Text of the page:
The Valley Railroad Bill has been taken up in both Houses of the Virginia Legislature and has caused some spirited remarks. The great objection urged to the bill is that it will ruin the other Railroads and materially damage the future prosperity of the State. This, the only objection, looks very much like a last resort to defeat the bill. A charter has been granted which will bring the Lower Valley, as far up as Harrisonburg, in direct communication with points out the State, and, consequently, the productions of that portion of the Valley will find their markets elsewhere than in Virginia. By granting a charter to the Valley Railroad, the whole Valley would be in direct communication by railroad with all the prominent points in the State, and the trade of the Valley, instead of being compelled to leave the State to find a market, would find its way to the Virginia cities. It is objected that the advantage to be gained, by thus securing the trade of the Valley to Virginia, is more than counterbalanced by the opportunity afforded to the produce from the West and South West to seek a market further North. This is equally a futile objection. The lines of communication which the Valley Railroad would tap are the Va. & Tenn. And the Central railroads and Canal. All of these are tapped by the Orange & Alexandria Railroad. The distance from Salem to Baltimore, by the Orange Road is shorter than by the proposed Valley Road, and besides, by the former, the mass of freight would have the advantage of transportation the entire length of two railroad lines as through freight, the tariff on which is less than on way freight, under which class it would fall if transshipped at Salem. And likewise for the Central Road and Canal, the tariff would be less in proportion if the freight is transported to Gordonsville and Lynchburg, respectively, than if transshipped at the junctions with the Valley Railroad. For the same reason, markets begin equally desirable, the tendency would be for freight to continue on the through lines of communications to Richmond without transhipment at any point.-Whether the latter would be the case or not; would both be at all effected by the Valley Railroad, for access to the Northern markets is as easy and over shorter lines of communication than it would be by the Valley Railroad from any point of its crossing with these railroads or canal. How any reasonable man can argue that the Valley Railroad would ruin the other railroads of the State and damage her future prosperity, when, if the reasoning is correct, more exaggerated causes are at work now than could be brought into play by the Valley Railroad, we of the Valley can not see. Such objections appear to us simply a desire to keep the Valley section down, and cause us to regard the pronouncing, or approving of lightly wrought panegyrics on our section as of no greater import than a passing wind. We of the Valley have proven our devotion to the noble Old Commonwealth, and we still desire her greatest prosperity, but if there is any thing which will make us regard the old State with less veneration, it is to hear such weak objections urged against a matter of the primest importance to us, and which can not fail to advantage the whole State. The Valley people need and must have the Valley Railroad, and it were high time such frail and untenable objections to it were left off in Virginia's Legislative Halls.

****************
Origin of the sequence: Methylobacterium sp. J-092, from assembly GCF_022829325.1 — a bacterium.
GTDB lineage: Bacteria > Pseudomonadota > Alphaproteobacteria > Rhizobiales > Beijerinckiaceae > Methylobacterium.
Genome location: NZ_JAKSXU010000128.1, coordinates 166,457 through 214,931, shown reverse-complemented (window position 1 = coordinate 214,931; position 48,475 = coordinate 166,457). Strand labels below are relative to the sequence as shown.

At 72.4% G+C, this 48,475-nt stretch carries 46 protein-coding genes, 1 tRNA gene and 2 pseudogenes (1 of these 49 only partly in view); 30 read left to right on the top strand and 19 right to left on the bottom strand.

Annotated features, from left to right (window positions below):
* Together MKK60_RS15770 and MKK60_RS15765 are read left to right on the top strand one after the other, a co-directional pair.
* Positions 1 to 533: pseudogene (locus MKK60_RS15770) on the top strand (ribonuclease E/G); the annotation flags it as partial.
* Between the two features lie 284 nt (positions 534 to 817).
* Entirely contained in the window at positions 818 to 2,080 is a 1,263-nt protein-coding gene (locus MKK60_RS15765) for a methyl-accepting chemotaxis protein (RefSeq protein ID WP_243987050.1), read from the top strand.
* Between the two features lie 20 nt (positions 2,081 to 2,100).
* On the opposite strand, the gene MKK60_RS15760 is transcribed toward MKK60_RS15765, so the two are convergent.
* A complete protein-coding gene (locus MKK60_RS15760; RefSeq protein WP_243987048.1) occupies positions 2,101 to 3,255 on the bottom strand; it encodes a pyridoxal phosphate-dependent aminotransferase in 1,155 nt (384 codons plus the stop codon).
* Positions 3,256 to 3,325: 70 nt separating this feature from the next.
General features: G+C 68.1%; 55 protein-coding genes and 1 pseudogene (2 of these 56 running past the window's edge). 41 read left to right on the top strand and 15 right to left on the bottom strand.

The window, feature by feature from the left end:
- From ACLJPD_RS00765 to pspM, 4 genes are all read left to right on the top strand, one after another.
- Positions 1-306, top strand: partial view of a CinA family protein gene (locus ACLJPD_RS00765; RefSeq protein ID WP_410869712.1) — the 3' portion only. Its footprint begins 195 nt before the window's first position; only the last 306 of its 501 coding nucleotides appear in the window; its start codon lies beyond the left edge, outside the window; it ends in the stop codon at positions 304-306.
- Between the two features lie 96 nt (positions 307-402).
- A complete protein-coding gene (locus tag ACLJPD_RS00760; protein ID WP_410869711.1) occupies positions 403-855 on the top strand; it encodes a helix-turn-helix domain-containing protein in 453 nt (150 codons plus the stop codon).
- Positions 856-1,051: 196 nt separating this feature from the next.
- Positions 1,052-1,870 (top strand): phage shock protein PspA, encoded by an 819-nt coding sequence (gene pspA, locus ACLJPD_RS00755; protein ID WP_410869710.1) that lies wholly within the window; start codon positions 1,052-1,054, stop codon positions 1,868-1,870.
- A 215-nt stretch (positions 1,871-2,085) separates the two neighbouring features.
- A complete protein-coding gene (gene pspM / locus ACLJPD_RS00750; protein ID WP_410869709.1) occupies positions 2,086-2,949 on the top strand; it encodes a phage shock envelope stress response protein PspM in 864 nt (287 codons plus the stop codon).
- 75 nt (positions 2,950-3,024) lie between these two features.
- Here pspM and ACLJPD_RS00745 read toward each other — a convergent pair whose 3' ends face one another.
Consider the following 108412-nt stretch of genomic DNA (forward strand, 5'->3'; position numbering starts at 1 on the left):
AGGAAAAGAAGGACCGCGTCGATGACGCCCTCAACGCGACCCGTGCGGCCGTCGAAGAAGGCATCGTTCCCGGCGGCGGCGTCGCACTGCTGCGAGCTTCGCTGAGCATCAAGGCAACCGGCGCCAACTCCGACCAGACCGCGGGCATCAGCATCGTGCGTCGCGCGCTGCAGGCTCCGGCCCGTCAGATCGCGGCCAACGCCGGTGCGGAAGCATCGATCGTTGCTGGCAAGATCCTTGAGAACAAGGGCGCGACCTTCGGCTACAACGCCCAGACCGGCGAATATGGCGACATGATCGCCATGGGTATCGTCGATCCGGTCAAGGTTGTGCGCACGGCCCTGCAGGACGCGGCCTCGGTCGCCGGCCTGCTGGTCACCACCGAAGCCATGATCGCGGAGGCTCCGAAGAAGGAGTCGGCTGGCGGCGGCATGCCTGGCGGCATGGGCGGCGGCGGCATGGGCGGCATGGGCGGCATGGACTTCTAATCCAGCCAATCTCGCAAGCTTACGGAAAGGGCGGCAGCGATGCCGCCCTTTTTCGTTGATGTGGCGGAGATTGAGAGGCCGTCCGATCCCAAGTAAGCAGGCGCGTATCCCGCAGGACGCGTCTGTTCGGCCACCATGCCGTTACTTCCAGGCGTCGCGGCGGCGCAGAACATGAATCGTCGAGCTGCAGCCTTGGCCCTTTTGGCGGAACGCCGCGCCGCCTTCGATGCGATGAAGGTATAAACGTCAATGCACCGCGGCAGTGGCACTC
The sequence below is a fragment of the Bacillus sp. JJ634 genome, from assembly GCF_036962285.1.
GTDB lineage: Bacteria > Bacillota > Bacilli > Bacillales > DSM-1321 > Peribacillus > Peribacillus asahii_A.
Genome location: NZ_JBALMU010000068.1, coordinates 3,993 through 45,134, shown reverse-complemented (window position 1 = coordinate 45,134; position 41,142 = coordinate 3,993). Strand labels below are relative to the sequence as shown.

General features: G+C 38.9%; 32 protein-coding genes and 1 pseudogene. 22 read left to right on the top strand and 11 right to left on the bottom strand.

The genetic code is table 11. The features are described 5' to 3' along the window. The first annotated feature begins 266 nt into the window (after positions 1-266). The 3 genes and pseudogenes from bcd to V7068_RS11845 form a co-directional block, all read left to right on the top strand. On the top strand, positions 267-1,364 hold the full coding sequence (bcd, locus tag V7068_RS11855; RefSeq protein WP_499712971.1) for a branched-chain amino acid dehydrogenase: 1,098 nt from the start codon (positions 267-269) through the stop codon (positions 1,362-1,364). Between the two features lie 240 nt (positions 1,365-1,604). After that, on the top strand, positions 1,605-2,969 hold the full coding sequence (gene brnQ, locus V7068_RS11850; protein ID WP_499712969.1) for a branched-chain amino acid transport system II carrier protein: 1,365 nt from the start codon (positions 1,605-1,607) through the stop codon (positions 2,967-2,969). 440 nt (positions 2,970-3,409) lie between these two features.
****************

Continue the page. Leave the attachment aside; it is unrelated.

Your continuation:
(Column 01)Summary: Referring to recent Democratic gains in local elections in Kentucky, the author argues that "the German element" in Kentucky, "not desiring to be made the equals of poor, hobby-ridden Cuffy, is siding with the Conservatives." If "Radical legislation in Congress" continues to pursue the same ends, he argues, "whole broods hatched by the Radicals will return to their own coops."[No Title]